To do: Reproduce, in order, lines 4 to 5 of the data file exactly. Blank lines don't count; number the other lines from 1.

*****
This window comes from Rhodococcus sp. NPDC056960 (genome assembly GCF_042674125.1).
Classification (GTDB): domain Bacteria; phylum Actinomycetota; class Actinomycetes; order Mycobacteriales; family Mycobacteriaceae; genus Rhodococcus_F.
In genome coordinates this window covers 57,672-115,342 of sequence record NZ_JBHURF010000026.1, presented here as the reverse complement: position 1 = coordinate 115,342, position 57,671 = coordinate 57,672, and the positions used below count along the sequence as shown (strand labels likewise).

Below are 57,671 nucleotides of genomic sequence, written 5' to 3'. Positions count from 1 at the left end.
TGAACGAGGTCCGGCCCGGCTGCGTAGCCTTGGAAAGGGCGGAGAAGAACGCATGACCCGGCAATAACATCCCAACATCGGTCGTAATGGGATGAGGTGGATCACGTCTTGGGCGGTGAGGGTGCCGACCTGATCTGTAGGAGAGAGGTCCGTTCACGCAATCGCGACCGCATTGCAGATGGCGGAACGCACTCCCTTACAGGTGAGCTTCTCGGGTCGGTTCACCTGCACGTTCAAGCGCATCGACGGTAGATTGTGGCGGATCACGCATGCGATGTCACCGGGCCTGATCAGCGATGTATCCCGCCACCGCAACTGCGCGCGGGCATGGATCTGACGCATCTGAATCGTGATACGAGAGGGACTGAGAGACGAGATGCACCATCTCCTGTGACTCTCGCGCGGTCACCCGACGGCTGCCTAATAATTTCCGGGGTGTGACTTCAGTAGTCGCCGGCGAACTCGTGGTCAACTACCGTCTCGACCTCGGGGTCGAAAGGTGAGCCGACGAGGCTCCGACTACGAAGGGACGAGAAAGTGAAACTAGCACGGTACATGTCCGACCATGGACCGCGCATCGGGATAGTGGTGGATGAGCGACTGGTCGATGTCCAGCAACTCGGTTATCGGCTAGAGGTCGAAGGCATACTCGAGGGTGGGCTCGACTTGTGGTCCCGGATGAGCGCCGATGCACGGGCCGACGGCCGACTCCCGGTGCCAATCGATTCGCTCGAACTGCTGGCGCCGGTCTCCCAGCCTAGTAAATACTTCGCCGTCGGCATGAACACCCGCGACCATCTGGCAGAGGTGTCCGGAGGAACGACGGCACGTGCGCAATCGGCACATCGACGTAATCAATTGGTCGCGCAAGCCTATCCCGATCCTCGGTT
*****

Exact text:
Below are 57,671 nucleotides of genomic sequence, written 5' to 3'. Positions count from 1 at the left end.
TGAACGAGGTCCGGCCCGGCTGCGTAGCCTTGGAAAGGGCGGAGAAGAACGCATGACCCGGCAATAACATCCCAACATCGGTCGTAATGGGATGAGGTGGATCACGTCTTGGGCGGTGAGGGTGCCGACCTGATCTGTAGGAGAGAGGTCCGTTCACGCAATCGCGACCGCATTGCAGATGGCGGAACGCACTCCCTTACAGGTGAGCTTCTCGGGTCGGTTCACCTGCACGTTCAAGCGCATCGACGGTAGATTGTGGCGGATCACGCATGCGATGTCACCGGGCCTGATCAGCGATGTATCCCGCCACCGCAACTGCGCGCGGGCATGGATCTGACGCATCTGAATCGTGATACGAGAGGGACTGAGAGACGAGATGCACCATCTCCTGTGACTCTCGCGCGGTCACCCGACGGCTGCCTAATAATTTCCGGGGTGTGACTTCAGTAGTCGCCGGCGAACTCGTGGTCAACTACCGTCTCGACCTCGGGGTCGAAAGGTGAGCCGACGAGGCTCCGACTACGAAGGGACGAGAAAGTGAAACTAGCACGGTACATGTCCGACCATGGACCGCGCATCGGGATAGTGGTGGATGAGCGACTGGTCGATGTCCAGCAACTCGGTTATCGGCTAGAGGTCGAAGGCATACTCGAGGGTGGGCTCGACTTGTGGTCCCGGATGAGCGCCGATGCACGGGCCGACGGCCGACTCCCGGTGCCAATCGATTCGCTCGAACTGCTGGCGCCGGTCTCCCAGCCTAGTAAATACTTCGCCGTCGGCATGAACACCCGCGACCATCTGGCAGAGGTGTCCGGAGGAACGACGGCACGTGCGCAATCGGCACATCGACGTAATCAATTGGTCGCGCAAGCCTATCCCGATCCTCGGTT